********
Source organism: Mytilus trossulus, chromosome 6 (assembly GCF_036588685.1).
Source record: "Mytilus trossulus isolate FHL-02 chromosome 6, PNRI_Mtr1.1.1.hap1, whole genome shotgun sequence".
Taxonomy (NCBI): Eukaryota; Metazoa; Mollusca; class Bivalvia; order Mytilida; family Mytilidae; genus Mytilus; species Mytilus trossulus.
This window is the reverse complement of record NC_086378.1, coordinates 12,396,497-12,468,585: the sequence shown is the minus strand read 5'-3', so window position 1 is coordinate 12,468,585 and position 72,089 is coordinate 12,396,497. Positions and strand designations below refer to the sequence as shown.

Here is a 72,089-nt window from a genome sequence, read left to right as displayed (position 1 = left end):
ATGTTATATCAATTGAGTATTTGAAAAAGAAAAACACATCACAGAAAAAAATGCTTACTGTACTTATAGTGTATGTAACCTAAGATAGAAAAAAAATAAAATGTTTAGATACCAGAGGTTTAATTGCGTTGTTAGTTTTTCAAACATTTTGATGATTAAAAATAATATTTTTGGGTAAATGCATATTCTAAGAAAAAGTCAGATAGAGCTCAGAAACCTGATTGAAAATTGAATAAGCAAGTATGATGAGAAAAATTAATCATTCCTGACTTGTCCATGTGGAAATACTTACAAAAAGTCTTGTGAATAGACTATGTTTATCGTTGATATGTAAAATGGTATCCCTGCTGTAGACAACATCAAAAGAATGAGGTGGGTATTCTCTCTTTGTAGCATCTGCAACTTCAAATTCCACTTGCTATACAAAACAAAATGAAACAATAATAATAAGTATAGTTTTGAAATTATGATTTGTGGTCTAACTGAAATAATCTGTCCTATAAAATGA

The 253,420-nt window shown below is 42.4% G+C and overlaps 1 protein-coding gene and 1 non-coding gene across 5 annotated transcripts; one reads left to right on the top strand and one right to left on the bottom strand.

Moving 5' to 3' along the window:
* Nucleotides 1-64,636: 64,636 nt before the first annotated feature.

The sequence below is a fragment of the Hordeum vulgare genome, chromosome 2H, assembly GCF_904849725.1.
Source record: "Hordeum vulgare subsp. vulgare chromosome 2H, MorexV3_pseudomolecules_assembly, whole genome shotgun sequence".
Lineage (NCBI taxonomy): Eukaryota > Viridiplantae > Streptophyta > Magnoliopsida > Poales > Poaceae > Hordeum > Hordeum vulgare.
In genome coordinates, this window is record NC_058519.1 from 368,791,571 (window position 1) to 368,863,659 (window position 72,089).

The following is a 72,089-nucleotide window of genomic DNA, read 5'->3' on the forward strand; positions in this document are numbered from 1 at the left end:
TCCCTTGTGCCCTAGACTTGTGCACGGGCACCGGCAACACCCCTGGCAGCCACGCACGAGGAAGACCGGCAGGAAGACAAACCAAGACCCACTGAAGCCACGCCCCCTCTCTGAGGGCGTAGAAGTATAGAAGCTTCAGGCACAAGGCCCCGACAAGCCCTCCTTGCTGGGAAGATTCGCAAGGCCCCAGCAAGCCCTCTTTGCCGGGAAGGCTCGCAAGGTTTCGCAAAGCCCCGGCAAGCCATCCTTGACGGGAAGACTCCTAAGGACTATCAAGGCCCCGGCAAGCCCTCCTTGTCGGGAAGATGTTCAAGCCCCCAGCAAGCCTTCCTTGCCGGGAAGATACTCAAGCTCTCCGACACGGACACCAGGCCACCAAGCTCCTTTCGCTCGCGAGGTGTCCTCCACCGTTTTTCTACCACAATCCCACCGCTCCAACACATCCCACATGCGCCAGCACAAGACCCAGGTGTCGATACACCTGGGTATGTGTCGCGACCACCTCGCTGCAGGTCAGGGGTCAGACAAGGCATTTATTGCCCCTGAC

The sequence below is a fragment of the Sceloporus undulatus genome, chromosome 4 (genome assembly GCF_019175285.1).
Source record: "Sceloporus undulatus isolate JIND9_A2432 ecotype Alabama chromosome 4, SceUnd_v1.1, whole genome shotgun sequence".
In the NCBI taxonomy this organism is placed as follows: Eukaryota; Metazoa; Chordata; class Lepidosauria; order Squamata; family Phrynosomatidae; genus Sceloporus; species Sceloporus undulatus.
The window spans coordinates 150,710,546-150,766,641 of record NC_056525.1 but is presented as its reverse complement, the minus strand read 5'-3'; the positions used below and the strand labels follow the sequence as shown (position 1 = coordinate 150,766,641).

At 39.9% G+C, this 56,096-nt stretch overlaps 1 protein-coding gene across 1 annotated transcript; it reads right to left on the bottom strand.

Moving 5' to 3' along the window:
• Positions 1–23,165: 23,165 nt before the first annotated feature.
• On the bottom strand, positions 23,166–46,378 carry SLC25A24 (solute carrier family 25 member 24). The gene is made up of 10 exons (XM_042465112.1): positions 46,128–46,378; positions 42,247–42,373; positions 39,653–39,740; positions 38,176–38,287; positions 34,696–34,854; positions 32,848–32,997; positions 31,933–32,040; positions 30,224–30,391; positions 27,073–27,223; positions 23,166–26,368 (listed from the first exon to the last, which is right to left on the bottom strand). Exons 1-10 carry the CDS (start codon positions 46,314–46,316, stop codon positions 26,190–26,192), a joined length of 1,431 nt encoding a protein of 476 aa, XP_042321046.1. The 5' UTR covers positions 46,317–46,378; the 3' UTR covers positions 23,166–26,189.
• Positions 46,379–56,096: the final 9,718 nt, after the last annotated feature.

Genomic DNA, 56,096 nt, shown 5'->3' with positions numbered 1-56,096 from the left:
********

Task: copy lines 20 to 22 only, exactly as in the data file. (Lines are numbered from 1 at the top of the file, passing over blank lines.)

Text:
At 39.9% G+C, this 56,096-nt stretch overlaps 1 protein-coding gene across 1 annotated transcript; it reads right to left on the bottom strand.

Moving 5' to 3' along the window:
• Positions 1–23,165: 23,165 nt before the first annotated feature.